Think of how media is consumed today. Video has become ubiquitous in the way people learn and consume information. University of Phoenix uses videos often in curriculum as a result of student feedback. Students want on-demand and engaging videos with adjustable playback options. People are consuming information on the go, listening to audio or watching video while commuting and want increased playback speed.

  1. Interactive training

Students want to control what they are learning. Often, this can be provided through hands-on, formative instruction with interactive simulations. At University of Phoenix, it is believed that education should be agile and relevant. As a primarily online university, this can be difficult, but success has been shown in providing interactive learning options through videos that students can control.

  1. Improved assessment

Adult learners, in particular, highlighted three key traits that they want from their education: They want content to be concise, timely and relevant. Students want to have assignments that provide an improved baseline and formative assessment. This includes improved summative assessment and timely feedback. In sum, they want curriculum that provides insight into how to better understand content between education skills and those needed in the workforce.

  1. Workforce alignment

Understanding the connection between education and career requires degree programs that are aligned with the workforce. Degrees should include competency-based skills and certificate-aligned training. This ensures that students graduating have the skills that are currently in need.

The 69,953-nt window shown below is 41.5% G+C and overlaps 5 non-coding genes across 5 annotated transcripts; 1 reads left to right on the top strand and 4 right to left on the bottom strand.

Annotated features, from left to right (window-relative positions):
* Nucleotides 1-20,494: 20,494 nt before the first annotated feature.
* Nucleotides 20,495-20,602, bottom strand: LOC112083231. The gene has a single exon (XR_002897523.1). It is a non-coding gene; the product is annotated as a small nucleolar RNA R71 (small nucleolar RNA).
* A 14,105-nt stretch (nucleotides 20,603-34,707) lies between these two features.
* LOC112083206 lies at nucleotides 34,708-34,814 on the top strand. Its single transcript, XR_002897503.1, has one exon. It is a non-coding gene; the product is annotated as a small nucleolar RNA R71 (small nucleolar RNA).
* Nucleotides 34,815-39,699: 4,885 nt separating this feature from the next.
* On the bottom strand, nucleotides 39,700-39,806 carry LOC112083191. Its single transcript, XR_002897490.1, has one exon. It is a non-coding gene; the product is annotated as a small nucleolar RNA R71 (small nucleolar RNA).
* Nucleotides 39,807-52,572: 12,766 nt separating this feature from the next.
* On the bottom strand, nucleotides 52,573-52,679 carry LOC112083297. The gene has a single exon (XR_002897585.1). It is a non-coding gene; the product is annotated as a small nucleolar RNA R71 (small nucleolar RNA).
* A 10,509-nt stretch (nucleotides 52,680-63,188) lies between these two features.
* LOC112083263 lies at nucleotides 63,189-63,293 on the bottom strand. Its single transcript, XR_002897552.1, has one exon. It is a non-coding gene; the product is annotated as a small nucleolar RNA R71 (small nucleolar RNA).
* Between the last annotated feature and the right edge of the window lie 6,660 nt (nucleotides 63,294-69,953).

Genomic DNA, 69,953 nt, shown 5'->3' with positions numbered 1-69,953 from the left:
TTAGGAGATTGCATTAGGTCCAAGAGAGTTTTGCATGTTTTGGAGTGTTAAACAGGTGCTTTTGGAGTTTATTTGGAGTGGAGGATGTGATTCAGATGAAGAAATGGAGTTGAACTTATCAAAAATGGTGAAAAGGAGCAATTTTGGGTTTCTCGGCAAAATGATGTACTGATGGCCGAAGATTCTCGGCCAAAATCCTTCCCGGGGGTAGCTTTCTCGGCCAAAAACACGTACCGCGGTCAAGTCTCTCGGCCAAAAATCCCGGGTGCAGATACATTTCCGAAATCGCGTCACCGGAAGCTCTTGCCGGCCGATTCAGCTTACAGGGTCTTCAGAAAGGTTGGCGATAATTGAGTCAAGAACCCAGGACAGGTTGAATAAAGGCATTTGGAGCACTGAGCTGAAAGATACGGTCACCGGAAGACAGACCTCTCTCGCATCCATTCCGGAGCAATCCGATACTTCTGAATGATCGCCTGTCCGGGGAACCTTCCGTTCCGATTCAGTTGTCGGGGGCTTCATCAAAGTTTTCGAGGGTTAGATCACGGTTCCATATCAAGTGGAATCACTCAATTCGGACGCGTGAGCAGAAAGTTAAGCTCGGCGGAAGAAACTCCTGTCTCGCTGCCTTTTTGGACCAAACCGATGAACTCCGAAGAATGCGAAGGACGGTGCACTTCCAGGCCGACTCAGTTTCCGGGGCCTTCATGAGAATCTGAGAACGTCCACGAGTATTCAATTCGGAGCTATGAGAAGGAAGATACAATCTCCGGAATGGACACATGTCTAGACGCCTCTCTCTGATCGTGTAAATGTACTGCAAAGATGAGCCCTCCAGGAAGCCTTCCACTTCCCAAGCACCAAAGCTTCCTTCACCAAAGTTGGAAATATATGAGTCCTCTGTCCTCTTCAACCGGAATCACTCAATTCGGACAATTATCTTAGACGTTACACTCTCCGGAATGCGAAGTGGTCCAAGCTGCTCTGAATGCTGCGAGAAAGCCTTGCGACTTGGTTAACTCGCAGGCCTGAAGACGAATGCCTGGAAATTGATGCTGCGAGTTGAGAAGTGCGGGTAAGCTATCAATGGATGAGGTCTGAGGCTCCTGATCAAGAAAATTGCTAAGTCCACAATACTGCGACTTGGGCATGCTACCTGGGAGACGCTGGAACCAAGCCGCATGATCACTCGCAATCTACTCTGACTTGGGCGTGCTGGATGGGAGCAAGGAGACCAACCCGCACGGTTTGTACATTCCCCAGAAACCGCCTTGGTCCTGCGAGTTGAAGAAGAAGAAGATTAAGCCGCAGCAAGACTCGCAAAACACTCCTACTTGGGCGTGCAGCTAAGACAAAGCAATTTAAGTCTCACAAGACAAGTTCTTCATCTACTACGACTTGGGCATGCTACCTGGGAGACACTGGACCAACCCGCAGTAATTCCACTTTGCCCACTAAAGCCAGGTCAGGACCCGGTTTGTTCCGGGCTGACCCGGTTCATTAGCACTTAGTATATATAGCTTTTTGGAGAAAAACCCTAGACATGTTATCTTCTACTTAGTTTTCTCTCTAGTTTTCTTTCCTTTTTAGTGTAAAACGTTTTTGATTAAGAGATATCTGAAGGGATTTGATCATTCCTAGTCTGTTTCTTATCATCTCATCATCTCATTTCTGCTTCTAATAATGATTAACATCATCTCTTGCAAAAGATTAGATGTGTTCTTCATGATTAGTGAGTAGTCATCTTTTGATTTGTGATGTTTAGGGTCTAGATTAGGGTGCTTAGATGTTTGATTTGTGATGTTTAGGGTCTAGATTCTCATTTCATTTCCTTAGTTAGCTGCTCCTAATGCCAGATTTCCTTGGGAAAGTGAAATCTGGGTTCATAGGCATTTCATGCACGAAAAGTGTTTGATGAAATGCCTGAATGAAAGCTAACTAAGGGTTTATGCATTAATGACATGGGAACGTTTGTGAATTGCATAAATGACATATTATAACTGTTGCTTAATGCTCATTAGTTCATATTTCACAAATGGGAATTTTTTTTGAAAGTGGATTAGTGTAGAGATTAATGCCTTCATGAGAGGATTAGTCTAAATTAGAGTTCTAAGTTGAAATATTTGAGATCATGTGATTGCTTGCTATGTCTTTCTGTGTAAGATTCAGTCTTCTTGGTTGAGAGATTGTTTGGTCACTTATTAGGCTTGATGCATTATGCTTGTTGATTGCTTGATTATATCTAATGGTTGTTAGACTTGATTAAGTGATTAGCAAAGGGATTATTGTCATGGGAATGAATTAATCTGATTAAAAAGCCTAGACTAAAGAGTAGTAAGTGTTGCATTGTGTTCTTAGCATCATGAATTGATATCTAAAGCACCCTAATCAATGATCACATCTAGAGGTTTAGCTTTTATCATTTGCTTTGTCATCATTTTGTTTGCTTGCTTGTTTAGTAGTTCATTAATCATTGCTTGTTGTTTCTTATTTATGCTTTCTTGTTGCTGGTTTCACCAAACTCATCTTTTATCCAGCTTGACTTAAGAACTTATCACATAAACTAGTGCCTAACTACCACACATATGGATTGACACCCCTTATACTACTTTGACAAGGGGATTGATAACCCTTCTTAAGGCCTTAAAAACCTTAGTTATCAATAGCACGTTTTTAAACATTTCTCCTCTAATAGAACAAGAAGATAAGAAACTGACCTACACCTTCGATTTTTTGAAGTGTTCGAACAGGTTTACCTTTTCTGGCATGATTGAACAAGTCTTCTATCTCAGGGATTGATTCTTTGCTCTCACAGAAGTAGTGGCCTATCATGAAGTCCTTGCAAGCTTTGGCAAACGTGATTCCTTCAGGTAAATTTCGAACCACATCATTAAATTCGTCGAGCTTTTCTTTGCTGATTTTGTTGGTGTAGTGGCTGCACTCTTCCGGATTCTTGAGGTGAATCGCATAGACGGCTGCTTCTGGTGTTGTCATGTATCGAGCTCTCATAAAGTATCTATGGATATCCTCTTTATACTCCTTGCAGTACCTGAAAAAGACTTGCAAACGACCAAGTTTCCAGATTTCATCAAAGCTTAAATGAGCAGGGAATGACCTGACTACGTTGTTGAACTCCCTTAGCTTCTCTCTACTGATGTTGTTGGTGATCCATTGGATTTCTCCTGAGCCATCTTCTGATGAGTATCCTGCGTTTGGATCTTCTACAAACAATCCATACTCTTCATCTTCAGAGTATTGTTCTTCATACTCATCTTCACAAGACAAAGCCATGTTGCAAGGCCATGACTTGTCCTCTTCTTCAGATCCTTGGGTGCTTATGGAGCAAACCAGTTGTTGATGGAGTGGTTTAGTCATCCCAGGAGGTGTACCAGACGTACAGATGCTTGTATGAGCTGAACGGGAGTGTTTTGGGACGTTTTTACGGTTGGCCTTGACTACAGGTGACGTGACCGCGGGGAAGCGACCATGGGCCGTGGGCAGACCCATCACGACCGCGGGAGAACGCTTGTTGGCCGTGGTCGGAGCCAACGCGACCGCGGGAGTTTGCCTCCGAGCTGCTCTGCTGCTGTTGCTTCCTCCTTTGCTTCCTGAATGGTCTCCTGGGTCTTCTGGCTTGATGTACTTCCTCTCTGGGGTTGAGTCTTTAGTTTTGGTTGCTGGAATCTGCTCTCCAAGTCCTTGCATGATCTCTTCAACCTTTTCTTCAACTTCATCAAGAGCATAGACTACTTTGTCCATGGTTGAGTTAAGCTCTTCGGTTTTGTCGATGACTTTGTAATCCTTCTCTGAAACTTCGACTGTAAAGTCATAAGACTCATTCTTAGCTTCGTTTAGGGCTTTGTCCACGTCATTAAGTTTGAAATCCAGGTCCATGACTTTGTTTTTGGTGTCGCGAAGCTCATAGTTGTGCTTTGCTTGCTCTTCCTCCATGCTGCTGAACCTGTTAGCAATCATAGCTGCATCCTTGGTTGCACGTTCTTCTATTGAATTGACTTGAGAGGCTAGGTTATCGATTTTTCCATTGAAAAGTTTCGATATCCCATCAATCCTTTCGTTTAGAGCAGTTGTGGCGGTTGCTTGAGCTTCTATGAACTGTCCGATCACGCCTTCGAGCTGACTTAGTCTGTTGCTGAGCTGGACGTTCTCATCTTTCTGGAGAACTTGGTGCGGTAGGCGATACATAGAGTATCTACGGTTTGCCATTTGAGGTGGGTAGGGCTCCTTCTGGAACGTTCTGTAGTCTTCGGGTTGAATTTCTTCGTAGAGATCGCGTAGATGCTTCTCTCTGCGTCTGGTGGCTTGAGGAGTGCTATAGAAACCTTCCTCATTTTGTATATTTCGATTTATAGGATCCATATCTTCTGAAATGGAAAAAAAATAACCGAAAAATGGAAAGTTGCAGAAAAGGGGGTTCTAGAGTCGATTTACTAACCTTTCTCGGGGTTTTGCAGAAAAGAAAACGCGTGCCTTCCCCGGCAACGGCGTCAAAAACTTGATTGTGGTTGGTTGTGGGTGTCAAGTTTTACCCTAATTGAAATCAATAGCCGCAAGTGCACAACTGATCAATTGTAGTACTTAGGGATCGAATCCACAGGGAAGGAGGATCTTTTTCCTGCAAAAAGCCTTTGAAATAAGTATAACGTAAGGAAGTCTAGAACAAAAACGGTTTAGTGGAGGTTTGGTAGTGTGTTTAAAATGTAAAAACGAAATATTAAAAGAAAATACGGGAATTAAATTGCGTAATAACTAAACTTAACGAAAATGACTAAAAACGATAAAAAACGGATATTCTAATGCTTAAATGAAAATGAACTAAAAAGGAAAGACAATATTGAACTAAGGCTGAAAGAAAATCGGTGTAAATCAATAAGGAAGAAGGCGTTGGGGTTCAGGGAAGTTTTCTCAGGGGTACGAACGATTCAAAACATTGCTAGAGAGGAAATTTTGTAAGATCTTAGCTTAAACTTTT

University of Phoenix routinely works with industry experts, like EC-Council and CompTIA, to inform curriculum. Additionally, classes are taught by scholar-practitioners that boast years of industry experience and are often current professionals working in the industry in which they teach. Through this, the University is able to offer agile and relevant cybersecurity training and degrees with industry certificates that overlap between physical and cyber competencies and are aligned to careers through input from industry experts.

University of Phoenix is working to hit all five learner needs in its coursework. Online degree programs are offered via a robust mobile learning platform. The majority run five to six weeks, one at a time, to allow flexibility.

Similar to an oil-drum, people are vessels of malleable potential. An effort to refine and ignite their energy can lead working adults to the career of their dream and, in turn, improve the workforce.

Creatively simple.


[2] This survey was conducted online within the United States by The Harris Poll on behalf of University of Phoenix on June 19 – 21, 2018 among 2,015 US adults aged 18 and older. Figures for gender, age, race/ethnicity, household income, investable assets, education, household size, employment status, marital status, and region were weighted where necessary to bring them into line with their actual proportions in the population.